Material Lust

New York,
Christian Swafford and Lauren Larson are the dark horses of American design, skilled at making the unusual look chic, from zoomorphic chairs to a line of home accessories informed by pagan rituals.

What is American design to you, and what excites you about it?
There’s a quote about The Ramones being “American Primitives” that really resonates with us. That raw, primitive, creative energy is still alive in the US, waiting to be tapped. American design to us is stripping down, reinterpreting, and going all out. There is no expectation to pay homage to past designers or follow any guidelines. Originality and innovation are celebrated. The American design scene is also hyper-focused on the “New.” This perpetual search for the “New” really pushes and drives us to do collections that go in totally different directions from our past work. There’s a tendency to think of American design as market- and sales-driven, but in reality, there are some American designers who are really pushing the boundaries and challenging consumers to spend money outside of the big-box home goods stores. The home goods and furniture markets in America are supersaturated with poorly-made, margin-driven, made-in-Asia, disposable home goods. We have seen a backlash to this where American consumers are looking for artisan-crafted goods that will stand the test of time.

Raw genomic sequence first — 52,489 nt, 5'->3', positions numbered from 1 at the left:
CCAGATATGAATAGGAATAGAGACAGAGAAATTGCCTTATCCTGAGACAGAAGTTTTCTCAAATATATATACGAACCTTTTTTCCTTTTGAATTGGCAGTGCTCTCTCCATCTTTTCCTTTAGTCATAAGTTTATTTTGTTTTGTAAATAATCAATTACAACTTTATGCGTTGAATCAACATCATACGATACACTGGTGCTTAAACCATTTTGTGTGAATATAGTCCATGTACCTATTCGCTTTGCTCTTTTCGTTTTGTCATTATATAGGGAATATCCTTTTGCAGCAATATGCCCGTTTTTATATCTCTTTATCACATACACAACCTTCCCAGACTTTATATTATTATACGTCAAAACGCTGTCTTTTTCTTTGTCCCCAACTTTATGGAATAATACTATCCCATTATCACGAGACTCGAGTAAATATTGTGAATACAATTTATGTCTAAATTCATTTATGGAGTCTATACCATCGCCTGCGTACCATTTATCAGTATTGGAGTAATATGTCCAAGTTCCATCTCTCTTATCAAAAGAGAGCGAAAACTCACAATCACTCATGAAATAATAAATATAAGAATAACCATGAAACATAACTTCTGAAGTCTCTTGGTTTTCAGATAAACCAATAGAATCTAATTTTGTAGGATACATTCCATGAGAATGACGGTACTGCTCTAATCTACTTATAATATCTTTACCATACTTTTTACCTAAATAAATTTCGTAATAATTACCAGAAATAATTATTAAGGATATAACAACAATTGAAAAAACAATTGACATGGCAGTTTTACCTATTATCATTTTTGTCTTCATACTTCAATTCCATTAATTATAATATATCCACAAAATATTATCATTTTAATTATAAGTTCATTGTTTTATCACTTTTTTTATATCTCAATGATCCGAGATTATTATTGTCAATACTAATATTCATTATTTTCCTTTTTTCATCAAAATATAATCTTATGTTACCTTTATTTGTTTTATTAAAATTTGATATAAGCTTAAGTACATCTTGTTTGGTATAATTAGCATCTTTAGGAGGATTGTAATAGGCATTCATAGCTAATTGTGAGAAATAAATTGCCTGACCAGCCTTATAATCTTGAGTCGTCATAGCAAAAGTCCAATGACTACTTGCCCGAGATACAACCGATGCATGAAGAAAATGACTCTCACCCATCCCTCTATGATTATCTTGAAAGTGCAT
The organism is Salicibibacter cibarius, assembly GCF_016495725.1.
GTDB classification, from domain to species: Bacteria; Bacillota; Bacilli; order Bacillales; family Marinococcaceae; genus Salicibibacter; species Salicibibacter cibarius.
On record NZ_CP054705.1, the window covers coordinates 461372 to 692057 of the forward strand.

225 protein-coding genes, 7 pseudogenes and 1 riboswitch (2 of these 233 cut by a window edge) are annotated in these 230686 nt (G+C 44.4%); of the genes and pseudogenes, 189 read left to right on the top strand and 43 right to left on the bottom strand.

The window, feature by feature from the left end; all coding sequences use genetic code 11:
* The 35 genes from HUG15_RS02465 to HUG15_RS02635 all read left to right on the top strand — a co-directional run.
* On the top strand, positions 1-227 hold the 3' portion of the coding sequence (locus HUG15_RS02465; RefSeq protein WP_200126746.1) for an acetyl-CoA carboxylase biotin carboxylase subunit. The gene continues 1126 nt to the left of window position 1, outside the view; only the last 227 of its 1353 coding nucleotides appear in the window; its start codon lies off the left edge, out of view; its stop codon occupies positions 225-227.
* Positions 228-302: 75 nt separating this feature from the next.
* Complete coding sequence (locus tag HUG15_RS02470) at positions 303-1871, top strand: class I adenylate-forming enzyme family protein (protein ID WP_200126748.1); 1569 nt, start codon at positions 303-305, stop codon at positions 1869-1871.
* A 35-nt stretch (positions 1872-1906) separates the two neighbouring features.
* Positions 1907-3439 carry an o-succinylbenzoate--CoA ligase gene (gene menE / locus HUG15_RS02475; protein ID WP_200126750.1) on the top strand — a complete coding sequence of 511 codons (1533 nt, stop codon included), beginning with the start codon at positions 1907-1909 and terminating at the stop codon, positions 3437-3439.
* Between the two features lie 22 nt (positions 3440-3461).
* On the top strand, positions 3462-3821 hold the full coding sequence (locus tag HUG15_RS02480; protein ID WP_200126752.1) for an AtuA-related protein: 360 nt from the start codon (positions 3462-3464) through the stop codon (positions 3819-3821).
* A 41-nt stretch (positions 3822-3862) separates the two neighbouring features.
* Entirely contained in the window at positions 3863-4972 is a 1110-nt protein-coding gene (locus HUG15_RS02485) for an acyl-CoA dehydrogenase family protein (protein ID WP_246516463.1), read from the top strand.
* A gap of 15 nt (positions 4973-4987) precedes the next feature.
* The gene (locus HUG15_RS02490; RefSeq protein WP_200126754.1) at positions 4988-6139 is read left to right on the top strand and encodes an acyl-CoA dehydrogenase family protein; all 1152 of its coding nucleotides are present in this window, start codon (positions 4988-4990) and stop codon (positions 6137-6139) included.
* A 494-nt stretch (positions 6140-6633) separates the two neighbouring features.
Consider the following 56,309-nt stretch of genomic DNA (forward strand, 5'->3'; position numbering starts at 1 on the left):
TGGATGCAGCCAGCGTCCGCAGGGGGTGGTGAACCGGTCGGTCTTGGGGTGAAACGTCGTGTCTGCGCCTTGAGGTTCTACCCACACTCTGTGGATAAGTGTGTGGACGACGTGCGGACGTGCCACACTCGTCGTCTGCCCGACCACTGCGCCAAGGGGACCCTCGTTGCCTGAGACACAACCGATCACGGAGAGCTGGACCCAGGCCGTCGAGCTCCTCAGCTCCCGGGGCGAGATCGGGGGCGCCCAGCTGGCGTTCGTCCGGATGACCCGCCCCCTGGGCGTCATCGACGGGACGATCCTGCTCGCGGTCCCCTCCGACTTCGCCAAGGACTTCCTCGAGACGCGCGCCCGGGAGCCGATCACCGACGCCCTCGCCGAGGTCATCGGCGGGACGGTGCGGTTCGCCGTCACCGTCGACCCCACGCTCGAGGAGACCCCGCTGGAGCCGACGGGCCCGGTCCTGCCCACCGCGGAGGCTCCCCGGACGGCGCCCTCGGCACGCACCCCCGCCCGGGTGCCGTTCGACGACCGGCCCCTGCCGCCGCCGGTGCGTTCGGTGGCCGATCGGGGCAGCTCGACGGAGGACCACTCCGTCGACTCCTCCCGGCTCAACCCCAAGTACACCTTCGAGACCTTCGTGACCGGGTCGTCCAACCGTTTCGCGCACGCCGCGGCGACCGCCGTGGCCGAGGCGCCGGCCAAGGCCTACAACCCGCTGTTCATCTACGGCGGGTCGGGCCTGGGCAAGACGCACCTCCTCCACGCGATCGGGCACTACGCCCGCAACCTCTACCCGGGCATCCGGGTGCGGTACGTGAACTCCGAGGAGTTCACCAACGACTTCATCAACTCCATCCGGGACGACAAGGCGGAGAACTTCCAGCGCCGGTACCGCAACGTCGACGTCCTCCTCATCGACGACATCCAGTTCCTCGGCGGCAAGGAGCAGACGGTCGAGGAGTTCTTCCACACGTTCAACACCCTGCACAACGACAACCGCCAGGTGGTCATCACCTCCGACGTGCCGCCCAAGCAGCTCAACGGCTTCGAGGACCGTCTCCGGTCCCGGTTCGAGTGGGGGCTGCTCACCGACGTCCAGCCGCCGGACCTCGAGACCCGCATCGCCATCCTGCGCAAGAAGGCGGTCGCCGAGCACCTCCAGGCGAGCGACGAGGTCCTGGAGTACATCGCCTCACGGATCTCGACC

What are your plans and highlights for the upcoming year?
We are collaborating with world-renowned tattoo artist Tamara Santibanez on a small collection of highly ornamented, handmade carved-wood pieces, a departure from our hard-edged geometric work. We will also be expanding our children’s collection for Kinder Modern, and we’re currently working on a tabletop porcelain collection that’s inspired by some surrealist drawings. The most exciting venture on the horizon, though, is the Material Lust Gallery we’ll be opening in 2016. It will be an intimate space to display our work along with antiques in fully realized vignettes. We want to show consumers and interior designers how to use our pieces in design schemes. The gallery will have revolving installations and further collaborations with other designers and artists.

What inspires your work in general?
Our influences change month to month, and that’s by design. Our process has always involved looking at what’s happened in the past and reinterpreting or editing it to fit the current world. What constantly changes is our reference material. For our first collection, it was Pagan and Alchemical two-dimensional symbols, reinterpreting them to a three-dimensional form while keeping their bold graphic quality. From there it was a natural progression to look at Egyptian hieroglyphics because they’re all just different kinds of written languages. Those hieroglyphics heavily influenced our children’s line for Kinder Modern. At the same time, we had to take into account all the Art Deco furniture that was influenced by Ancient Egypt and figure out where our collection fit in. We spend a lot of time reconciling where our work fits in a historical context.

Our current obsession is with Surrealism and Primitivism — painters such as Remedios Varo, Wolfgang Paalen, Max Ernst, Henri Rousseau, and Paul Klee. Our next works will have more sensual curves and will be hand-work driven. Think wood carving and rough metal castings. We adopted the term “Geometry is God” in 2014, and for 2016 we’re declaring “Geometry is Dead.”